Family Sponsorship

Canada encourages family reunification and offers several programs and opportunities to further this and sponsor family members to live in Canada.


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Family Sponsorship
Written by Kristoffer Ray Condes.
Updated December 1, 2015 | Canada

Who Can Be Sponsored under the Family Class:

  • Spouse
  • Conjugal or common-law/same-sex partner
  • Dependent child (including an adopted child) under age nineteen
  • Parents
  • Grandparents
  • Other family members such as the last remaining family member (under humanitarian and compassionate grounds whenever applicable)

Who Can Sponsor Relatives

  • A Canadian Citizen OR
  • A Canadian Permanent Resident residing in Canada
  • At least 18 years of age
  • Meet certain income guidelines if financial support is needed.

Sponsorship Obligations, Requirements

Sponsorship is taken seriously in Canada and your sponsor must agree in writing to give you financial support if needed.   In fact, your sponsor might not be allowed to sponsor another person if those same  relatives later ask the government for financial help.   The terms of a sponsorship agreement are as follows:

  • If you are a spouse or partner, the financial support must last 3 years from the date you become a permanent resident
  • If you are a dependent child, support will last for 10 years  or until you turn 25, whichever comes first

 If you are the individual being sponsored, you must also agree to try and support yourself.

Who May Be Ineligible to Sponsor Family Members

 The following may make an individual ineligible to sponsor a family member living outside Canada:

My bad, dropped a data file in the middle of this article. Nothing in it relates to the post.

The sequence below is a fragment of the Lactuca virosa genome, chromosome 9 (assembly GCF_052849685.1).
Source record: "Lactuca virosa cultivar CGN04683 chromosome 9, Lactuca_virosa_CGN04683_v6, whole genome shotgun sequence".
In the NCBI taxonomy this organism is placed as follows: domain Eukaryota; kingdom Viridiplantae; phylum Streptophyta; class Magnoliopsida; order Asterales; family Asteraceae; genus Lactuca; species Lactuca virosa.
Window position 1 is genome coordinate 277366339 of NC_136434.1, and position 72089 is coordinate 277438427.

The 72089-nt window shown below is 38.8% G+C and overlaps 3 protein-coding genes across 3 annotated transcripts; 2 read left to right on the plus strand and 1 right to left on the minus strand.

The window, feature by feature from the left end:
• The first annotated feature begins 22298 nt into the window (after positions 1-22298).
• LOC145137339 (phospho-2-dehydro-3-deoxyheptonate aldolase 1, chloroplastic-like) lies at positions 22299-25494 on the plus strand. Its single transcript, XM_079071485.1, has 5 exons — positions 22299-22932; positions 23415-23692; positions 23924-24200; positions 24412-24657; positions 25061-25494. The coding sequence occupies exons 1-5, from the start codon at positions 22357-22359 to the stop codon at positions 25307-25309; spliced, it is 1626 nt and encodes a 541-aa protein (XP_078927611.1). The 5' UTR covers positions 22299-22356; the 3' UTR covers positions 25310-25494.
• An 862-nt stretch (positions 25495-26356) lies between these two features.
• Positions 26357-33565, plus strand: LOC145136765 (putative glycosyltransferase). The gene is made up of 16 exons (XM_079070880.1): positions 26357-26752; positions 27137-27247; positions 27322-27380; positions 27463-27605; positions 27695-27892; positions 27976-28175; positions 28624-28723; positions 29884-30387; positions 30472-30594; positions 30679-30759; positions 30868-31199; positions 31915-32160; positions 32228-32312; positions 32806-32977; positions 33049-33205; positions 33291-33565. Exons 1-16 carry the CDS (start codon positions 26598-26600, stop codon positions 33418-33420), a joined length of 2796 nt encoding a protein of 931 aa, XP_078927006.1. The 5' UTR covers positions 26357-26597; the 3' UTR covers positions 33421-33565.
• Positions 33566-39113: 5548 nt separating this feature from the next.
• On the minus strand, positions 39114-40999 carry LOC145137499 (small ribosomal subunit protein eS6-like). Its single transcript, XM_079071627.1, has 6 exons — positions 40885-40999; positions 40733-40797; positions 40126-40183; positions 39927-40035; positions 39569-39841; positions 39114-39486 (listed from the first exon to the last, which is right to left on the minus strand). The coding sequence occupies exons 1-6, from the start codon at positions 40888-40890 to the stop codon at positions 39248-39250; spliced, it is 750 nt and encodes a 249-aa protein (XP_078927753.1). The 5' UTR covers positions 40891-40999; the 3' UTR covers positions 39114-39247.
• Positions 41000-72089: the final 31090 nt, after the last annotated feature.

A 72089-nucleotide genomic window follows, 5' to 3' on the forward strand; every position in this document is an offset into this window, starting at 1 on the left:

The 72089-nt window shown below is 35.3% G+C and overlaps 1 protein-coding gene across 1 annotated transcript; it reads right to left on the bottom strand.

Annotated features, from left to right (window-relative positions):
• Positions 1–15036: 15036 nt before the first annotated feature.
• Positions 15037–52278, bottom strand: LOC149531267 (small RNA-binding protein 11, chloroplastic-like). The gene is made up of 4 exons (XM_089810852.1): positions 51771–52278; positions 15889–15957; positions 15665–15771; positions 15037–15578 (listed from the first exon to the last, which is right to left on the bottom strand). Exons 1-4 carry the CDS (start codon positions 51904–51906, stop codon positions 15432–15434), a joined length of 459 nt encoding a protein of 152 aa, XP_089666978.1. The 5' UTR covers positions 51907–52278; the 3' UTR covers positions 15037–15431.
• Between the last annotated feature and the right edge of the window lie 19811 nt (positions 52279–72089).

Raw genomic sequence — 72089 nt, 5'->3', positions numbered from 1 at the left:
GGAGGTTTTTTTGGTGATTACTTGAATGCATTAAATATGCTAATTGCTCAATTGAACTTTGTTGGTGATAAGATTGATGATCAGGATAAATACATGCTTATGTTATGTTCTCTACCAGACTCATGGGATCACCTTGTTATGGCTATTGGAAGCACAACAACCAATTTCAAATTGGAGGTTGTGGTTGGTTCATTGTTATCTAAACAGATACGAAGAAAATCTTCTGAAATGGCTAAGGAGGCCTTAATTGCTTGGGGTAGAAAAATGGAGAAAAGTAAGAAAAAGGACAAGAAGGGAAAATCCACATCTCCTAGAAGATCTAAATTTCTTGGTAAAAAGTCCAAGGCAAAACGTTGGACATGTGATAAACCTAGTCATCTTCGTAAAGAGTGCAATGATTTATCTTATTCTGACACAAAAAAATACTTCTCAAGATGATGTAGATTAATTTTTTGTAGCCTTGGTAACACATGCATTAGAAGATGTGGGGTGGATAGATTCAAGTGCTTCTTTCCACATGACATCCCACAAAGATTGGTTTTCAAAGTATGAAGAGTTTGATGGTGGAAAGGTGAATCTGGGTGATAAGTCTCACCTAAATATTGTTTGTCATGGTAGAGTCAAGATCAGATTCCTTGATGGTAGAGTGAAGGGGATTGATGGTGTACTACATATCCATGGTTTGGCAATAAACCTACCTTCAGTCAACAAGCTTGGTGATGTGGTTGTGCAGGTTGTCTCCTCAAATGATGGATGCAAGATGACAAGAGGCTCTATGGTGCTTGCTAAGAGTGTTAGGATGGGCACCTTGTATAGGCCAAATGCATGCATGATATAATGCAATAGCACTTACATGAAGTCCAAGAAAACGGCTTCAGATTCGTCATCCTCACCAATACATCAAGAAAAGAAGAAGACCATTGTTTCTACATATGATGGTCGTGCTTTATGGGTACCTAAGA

• The person was sponsored as a spouse or partner less than 5 years ago and is now sponsoring another spouse or partner;
  • Not meeting the terms of a past sponsorship agreement;
  • Not paying court-mandated alimony or child support;
  • Applying for and getting government financial assistance for reasons other than disability;
  • Conviction of:
    • An offense of sexual nature;
    • A violent crime;
    • An offense against a relative the resulted in bodily harm or an attempt or threat to commit any such offense;
  • Declaring for bankruptcy and not being released from it yet;
  • Not paying back an immigration loan or made late payments or missed payments;
  • Being in prison.

Application Review 

Citizenship and Immigration Canada (or CIC) reviews sponsorship applications.  Your sponsor will be informed of the decision.   CIC might approve the application as a sponsor of a Canadian Citizen or permanent resident but disapprove the application of the relative being sponsored.  If this happens to you, your sponsor will be informed of the reason for the refusal and about his or her right to appeal the decision.

  • There are 2 stages in the process of family sponsorship:The sponsor submits an application to the Case Processing Centre (or CPC) in Canada;
  • The family member being sponsored will apply for permanent residency.

If your sponsor lives in Quebec, CIC must approve him or her as a sponsor and meet Quebec's conditions to be a sponsor as well.

Spousal and Common-law-Partner (SCLP) Visas

A spouse is a legal marriage partner and includes both opposite sex and same-sex relationships.

A legal marriage partner. This term includes both opposite- and same-sex relationships but does not include common-law partnerships.

According to Canada's Immigration and Refugee Protection Regulations (SOR/2002-227), a common-law partner "means in relation to a person, an individual who is cohabiting with the person in a conjugal relationship, having so cohabited for a period of at least one year."